High school graduates around farm country will receive lots of advice from family, friends, teachers and neighbors over the next few weeks during their commencement ceremonies. Valedictorians will bid their old high schools and hometowns farewell, and offer well wishes for classmates as they begin the next chapters in their young lives. Graduates will hear hometown folks say things like, “Go out and make something of your lives.” They’ll hear advice like, “Get out there and make a difference.” Well-meaning relatives might advise, “Get away from here and never look back.”
If I’m a graduate from a rural high school listening to these messages, I might get the message loud and clear. You have to leave rural America to make a difference, to be considered successful, to make something of your life. I might even think people are saying, “There is no opportunity here. Get out while you can.”
The same folks who give this kind of vibe to our graduating seniors might also be the ones to complain about the shrinking size of our classes at the community school, and the greater tax burden on local landowners because of it. They might complain about local businesses closing doors, or local services on decline. They could even be the first ones to notice that no young families exist on farms and ranches around the community, like in the “old days.”
Does anyone out there experience this kind of negativity in their own hometowns? Why is that the case?
I believe that every commencement should be a celebration of the graduates and the attributes of a high quality, hometown high school education. It should celebrate the beauty and neighborliness of our small towns and those small public and parochial schools that educate our students so well. The message graduates need to hear us say at these commencements should be much more positive.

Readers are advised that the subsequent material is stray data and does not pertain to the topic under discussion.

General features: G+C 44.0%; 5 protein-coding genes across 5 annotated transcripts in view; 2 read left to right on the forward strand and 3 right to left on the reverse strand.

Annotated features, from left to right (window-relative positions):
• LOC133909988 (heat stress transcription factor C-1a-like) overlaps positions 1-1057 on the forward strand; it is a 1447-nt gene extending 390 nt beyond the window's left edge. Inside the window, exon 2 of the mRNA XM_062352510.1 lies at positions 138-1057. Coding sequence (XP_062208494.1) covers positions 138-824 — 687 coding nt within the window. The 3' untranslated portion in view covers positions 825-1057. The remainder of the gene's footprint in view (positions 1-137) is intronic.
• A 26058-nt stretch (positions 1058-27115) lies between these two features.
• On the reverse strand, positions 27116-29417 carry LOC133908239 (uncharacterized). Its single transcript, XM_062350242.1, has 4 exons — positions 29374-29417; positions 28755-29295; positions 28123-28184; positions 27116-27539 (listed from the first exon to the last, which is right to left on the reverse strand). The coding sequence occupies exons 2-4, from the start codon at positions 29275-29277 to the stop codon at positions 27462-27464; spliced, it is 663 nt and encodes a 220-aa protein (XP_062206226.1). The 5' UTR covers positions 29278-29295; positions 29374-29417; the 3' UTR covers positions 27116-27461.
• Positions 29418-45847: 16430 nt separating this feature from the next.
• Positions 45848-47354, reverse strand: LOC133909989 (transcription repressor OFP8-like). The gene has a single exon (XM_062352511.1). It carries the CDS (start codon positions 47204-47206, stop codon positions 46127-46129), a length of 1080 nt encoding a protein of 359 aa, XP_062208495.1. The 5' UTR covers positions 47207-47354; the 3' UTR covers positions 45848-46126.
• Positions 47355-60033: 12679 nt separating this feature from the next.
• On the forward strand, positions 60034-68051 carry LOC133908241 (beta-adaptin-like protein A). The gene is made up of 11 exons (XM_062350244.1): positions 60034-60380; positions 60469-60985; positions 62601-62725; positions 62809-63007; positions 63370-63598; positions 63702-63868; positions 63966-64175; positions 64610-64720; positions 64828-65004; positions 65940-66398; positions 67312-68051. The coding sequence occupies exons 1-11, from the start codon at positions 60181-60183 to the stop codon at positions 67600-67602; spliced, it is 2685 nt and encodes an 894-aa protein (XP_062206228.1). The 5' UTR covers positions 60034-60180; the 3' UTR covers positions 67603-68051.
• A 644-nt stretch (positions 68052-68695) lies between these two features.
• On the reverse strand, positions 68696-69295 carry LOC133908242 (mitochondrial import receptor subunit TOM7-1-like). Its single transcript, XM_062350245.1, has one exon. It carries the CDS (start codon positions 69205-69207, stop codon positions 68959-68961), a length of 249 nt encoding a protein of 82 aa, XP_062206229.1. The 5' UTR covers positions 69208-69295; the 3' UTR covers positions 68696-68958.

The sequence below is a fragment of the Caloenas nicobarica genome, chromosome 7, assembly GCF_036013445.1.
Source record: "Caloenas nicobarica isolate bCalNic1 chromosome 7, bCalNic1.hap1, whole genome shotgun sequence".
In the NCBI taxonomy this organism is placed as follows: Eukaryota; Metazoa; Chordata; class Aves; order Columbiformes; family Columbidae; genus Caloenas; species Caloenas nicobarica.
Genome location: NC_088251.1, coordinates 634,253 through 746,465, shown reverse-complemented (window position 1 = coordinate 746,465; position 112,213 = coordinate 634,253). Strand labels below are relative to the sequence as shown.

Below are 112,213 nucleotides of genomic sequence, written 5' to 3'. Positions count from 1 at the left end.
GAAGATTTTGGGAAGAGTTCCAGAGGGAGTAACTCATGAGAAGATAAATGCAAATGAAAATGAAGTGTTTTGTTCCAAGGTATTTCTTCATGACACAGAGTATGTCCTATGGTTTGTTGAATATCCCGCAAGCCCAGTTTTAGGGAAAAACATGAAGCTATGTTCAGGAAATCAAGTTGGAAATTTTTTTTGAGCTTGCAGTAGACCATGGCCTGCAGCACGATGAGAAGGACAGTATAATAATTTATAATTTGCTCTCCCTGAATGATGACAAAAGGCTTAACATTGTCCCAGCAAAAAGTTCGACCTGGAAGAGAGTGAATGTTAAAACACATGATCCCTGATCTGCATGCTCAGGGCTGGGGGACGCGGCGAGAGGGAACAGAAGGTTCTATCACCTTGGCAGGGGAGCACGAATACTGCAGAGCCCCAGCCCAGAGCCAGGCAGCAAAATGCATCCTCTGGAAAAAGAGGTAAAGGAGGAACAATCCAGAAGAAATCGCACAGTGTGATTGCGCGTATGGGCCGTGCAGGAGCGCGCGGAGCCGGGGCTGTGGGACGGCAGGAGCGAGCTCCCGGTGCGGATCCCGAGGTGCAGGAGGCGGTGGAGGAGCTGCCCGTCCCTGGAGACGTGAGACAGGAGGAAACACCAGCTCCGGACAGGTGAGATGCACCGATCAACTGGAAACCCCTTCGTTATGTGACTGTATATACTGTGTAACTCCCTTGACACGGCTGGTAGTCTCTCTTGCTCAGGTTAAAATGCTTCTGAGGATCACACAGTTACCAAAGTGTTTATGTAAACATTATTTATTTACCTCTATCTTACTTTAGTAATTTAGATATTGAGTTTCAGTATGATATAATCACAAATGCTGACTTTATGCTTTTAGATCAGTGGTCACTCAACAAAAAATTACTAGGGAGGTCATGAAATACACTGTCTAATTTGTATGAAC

Tell them, “Remember where you came from.” And, “Go out, get your education, and remember that the doors are always open for you to return.” Let us tell the truth, “Your hometown is still the safest, warmest and friendliest place you will ever know. Someday, you will truly appreciate that. We invite you, we encourage you, we want you to return home to raise your families, to start new businesses, to farm and ranch, to coach our little league baseball teams and volunteer for 4-H and FFA. This is a great place to live out the rest of your life.”
Guidance counselors in our hometowns need to expose graduates to careers in the community. Instead of moving our greatest talent away from home, they could invite them home again to start new small businesses, or to work in local industries and farms and ranches. We all need to say to our graduates, “Don’t overlook home when you are choosing your career paths.”
If that was the message at every rural commencement, we might see more young people taking up our invitation and revitalizing our rural communities. I am quite fortunate. In my hometown, there is a small, but thriving business and farm community. There are scores of young families with lots of young children. Our schools are small, but enrollment is not declining. Our churches are vital and active. Our population is diverse, with as many young families as there are elderly. That is truly a blessing, but it doesn’t come by accident. It takes encouragement and a welcoming, positive message from parents, grandparents and community leaders to make it that way. We don’t want to kick our graduates out the door and beckon them not to return. We want to invite our talented young folks back, whenever they wish. We need to let them know that the welcome mat is always out, and, we’ll leave the light on for them.
Here is this week’s discussion question. What message did you get from your high school guidance counselor when you were planning a career path? Did your counselor encourage you to return someday, or to get out of town as quickly as possible? Let us know about your experiences as a high school graduate.
Be sure to read the front page story “Generational shift,” and the accompanying story on page 4 of the May print issue of Nebraska Farmer, to learn about Nathan Gubbels, Randolph, and his move back home to the family farm after college. Check out Nebraska Farmer online for the latest news on the growing and grazing season. Your best online resource for drought information is the Farm Progress drought site at Dateline Drought. And watch this blog the last Friday of every month for my new “Field Editor’s Report” featuring the positive stories about the families who raise our food. Pass it on!